from the Iowa District Court for Bremer County, Chris Foy,
defendant appeals an order denying his application to
eliminate his remaining restitution obligation following his
conviction for first-degree theft.
Richard N. Tompkins, Jr., Mason City, for appellant.
J. Miller, Attorney General, and Louis S. Sloven, Assistant
Attorney General, for appellee.
Considered by Tabor, P.J., Mullins, J., and Blane, S.J.
2014, Michael Opperud agreed to pay fifty dollars per month
toward his restitution obligation of $18, 501.85 arising from
his first-degree theft conviction. Two years later, facing
serious health issues and unemployment, Opperud urged the
district court to find he did not have the ability to pay the
remaining balance of $17, 450.32. After an evidentiary
hearing, the district court found it had "no
authority" to grant the relief sought by
appeal, Opperud claims the district court erred by not
determining "his ability to pay and adjusting the order
to pay accordingly." But Opperud did not ask the
district court to determine his ability to pay certain
categories of restitution under Iowa Code section 910.2(1)
(2016). He asked the court to "waive the balance of the
restitution" because he was "unable to pay the
same." The district court properly determined that
request was outside its authority. Finding no abuse of
discretion in the court's handling of Opperud's
specific demand, we affirm.
Facts and Prior Proceedings
September 2013, Opperud pleaded guilty to theft in the first
degree, a class "C" felony. In January 2014, the
district court sentenced him to incarceration of no more than
ten years and a fine of $1000 but suspended both. The court
also ordered to him pay victim restitution totaling $18,
375.85, court costs of $180.00, and a $125.00
November 2016, Opperud applied to modify his restitution. He
asserted he suffered from several health issues including
kidney disease, gallbladder surgery, and a diagnosis of
stomach cancer. He was unable to work and relied on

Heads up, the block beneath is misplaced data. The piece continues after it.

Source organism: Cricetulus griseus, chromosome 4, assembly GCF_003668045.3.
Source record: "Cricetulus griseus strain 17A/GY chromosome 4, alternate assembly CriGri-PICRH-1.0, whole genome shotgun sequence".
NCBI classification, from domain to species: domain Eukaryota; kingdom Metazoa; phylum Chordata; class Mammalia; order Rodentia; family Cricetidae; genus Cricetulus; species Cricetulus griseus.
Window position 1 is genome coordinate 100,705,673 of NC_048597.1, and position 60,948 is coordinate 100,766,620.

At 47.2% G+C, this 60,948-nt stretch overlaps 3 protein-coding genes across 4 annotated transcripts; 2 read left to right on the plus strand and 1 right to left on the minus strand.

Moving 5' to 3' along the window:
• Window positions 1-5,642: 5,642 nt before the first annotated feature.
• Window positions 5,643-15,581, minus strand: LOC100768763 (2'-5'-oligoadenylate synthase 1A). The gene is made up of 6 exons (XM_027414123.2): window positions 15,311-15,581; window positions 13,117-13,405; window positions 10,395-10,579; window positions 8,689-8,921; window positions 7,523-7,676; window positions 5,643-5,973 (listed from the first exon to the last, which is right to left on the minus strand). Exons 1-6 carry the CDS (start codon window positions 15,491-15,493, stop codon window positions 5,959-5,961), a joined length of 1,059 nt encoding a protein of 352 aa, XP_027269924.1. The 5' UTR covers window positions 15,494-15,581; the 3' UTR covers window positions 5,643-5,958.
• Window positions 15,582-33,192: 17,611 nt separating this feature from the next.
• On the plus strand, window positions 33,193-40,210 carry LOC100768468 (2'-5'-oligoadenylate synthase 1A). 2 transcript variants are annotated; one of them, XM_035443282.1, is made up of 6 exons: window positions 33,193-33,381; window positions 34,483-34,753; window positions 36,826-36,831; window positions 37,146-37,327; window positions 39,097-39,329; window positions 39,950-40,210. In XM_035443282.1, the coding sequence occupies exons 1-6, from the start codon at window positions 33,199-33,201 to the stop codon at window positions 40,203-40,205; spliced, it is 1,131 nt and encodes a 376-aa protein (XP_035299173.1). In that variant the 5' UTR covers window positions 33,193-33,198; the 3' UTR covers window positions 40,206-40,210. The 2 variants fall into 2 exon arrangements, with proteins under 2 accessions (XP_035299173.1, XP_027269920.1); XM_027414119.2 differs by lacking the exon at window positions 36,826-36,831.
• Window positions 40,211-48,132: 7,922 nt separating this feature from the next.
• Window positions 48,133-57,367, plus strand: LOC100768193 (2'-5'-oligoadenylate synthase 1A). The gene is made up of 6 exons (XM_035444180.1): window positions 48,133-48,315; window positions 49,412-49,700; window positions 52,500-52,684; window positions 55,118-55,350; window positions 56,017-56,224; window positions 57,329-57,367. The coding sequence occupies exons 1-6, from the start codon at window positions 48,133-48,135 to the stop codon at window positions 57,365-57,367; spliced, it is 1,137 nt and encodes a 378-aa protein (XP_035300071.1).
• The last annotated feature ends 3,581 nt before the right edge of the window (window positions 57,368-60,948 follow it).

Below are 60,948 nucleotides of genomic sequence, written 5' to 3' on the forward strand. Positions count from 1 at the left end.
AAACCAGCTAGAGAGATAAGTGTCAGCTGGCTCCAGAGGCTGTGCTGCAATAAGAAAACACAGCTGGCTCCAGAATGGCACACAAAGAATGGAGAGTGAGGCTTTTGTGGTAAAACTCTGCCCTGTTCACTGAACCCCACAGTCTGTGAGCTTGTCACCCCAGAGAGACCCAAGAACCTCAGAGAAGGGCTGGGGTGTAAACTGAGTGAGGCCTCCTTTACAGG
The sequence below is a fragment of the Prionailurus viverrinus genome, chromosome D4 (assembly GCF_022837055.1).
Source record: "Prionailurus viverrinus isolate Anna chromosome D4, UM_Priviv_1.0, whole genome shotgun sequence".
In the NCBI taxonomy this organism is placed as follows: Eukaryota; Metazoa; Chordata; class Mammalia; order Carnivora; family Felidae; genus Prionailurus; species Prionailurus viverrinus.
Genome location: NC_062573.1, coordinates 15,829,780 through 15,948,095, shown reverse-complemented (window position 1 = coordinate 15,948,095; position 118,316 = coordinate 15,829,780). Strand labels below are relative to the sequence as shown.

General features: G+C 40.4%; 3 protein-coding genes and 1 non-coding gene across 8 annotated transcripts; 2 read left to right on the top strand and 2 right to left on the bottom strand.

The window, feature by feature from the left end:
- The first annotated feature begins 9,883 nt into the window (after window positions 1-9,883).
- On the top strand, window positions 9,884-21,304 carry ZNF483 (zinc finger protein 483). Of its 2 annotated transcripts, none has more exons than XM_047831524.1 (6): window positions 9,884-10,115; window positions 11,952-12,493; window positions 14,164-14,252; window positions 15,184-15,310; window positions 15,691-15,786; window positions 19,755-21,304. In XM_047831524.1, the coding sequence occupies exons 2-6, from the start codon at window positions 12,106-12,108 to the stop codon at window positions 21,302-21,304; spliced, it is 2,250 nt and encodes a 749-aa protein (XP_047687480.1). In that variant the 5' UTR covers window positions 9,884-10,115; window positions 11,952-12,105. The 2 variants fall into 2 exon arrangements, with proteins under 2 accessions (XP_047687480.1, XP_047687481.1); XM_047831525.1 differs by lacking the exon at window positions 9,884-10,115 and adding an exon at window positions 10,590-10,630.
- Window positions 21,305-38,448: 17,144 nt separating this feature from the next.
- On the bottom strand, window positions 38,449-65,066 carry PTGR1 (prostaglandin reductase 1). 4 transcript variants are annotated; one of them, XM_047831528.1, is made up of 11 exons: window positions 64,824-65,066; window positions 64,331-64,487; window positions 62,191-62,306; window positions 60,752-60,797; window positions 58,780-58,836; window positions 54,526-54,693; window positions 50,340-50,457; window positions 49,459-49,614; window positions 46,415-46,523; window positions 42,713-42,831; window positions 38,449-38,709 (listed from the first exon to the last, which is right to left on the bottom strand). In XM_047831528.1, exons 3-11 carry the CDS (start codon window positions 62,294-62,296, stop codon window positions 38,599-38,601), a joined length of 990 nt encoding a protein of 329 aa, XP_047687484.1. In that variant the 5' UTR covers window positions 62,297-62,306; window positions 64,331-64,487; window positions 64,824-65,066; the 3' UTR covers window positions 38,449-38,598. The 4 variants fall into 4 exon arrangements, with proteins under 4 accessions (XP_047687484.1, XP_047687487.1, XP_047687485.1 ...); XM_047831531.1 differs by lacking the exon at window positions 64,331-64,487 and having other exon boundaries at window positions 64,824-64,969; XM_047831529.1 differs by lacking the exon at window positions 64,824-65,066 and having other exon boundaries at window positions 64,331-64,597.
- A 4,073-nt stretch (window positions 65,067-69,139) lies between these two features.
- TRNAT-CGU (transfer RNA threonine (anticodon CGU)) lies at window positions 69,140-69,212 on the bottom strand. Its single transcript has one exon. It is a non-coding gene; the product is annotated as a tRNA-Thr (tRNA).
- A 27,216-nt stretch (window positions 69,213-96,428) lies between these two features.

disability benefits. He offered a single exhibit-his recent
bank statements showing monthly deposits of $490.00 from the
Social Security Administration. Opperud argued because he was
"now unable financially to complete the restitution
payments due to his health conditions," the court should
"determine that the defendant does not have the ability
to pay the balance of the restitution, costs and attorney
fees." Opperud further requested "the Court order
that he should not be required to pay any more restitution,
costs or attorney fees."
a hearing under Iowa Code section 910.7, the district court
denied the application. The court believed Opperud's
health was declining, he was not working, and his only income
came from disability benefits. But, the court concluded it
had "no authority to grant [Opperud] the relief he
seeks." The court reasoned,
[A] sentencing court must order the defendant to make full
restitution to the victim . . . . Defendant presented no
evidence to show that the amount of restitution he was
ordered to pay in this case was incorrect or exceeded the
loss that [the victim] sustained as a result of his crime.
Regardless of his present ability (or inability) to pay, the
express terms of section 910.2 require that the court order
Defendant to make full restitution to his victim.
same day as the restitution order, the court discharged